The coalition needs to get organized around more than just elections. We need the 40% of the white people who are liberal, the liberal blacks, hispanics, gays, environmentalists, labor, people fighting for education, for children, for seniors, all those people need to get organized and get active in local organizations and push for our own priorities. It's not Obama against Congress. It's the majority of the country against Congress. If the Republican continue to obstruct, we need to go pay them a visit.

Nov. 07 2012 06:46 PM

Funny, the last President lost the popular vote, but spoke of having the mandate. Enough to start 2 wars, drain the treasury, and transfer wealth to his cronies.

Nov. 07 2012 01:05 PM
tom LI

Mandate schmandate! Time for the Dems to take another page from the Republican playbook and LEAD and Loudly! We won! Now play like winners! And stop reacting to the GOP noise makers, and LEAD!

And the Democratic machine has to play like the GOP and not close up shop because they won. They have to keep the focus on a strong resistance to the GOP social issue machine! The Koch Bros and others like them are not going to stop now! They will push harder, and the Dems have to learn to push the bully back.

Nov. 07 2012 01:05 PM
DK from Bklyn from Brooklyn

I don't buy the "no mandate" tag for a second, sorry. He won a clear electoral victory and a growing, as the votes are counted, popular victory. If he were a Republican, he would not hesitate to seize the initiative and push his agenda.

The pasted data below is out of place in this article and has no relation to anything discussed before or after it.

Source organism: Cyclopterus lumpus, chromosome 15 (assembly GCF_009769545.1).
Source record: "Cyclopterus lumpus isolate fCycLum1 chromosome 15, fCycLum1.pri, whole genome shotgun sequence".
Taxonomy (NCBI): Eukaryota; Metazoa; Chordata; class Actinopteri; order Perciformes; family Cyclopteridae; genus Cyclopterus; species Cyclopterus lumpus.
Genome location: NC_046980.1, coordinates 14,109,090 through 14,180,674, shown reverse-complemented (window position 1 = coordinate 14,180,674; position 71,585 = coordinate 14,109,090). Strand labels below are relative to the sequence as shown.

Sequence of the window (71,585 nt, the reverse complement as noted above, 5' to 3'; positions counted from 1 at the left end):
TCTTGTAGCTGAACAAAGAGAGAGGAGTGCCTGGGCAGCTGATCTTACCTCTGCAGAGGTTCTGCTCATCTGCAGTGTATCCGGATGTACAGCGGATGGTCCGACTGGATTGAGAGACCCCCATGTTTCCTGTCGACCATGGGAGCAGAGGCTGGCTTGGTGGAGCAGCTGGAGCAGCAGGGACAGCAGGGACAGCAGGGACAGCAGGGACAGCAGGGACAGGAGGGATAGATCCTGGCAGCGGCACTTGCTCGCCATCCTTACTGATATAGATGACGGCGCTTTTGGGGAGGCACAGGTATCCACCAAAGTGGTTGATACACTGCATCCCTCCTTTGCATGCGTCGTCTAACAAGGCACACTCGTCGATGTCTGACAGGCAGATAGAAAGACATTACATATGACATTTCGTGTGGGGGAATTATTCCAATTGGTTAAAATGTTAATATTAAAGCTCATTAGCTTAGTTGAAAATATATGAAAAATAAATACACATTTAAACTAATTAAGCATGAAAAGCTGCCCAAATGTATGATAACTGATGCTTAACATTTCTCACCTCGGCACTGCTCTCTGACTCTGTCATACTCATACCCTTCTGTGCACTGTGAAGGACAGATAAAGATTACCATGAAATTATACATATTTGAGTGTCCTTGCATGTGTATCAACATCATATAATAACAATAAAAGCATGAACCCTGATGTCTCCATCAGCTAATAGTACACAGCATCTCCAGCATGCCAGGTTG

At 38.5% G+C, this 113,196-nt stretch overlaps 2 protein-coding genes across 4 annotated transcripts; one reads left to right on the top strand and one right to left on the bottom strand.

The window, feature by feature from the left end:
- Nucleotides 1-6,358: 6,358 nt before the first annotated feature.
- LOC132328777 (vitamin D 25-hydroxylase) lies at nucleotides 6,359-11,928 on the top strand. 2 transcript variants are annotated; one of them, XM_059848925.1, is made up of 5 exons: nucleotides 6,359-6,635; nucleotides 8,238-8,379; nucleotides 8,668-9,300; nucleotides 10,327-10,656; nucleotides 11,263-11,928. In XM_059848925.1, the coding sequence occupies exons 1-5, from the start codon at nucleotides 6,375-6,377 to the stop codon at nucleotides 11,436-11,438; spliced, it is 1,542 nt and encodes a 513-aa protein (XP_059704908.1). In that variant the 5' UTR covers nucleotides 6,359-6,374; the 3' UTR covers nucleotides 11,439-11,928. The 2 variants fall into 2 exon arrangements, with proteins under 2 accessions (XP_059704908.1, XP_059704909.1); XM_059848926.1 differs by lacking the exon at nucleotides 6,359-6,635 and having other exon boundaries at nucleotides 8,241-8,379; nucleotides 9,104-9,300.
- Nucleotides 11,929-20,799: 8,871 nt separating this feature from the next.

Nov. 07 2012 12:49 PM

Re mandate, does it matter one way or the other? He, the Congress, and we have a job to do to help advance this country. I think that was an important part of the president's message.
Re "His speech was light on policy specifics" - how does the president's speech compare on this matter relative to the first speech after election and re-election given by other presidents? I suspect that the presence of policy specifics isn't common in these speeches either.

Nov. 07 2012 11:39 AM
kikakiki from wall street

Not a mandate he won 7 of the 9 swing states what would constitute a mandate winning the moon vote

Nov. 07 2012 10:53 AM

What will ever constitute a mandate as long as the kind of Republicans we have now are almost half the electorate?

Nov. 07 2012 10:47 AM
jb from Brooklyn

Winning is winning. If you don;t have the minerals, you shouldn't be in politics.

Nov. 07 2012 10:27 AM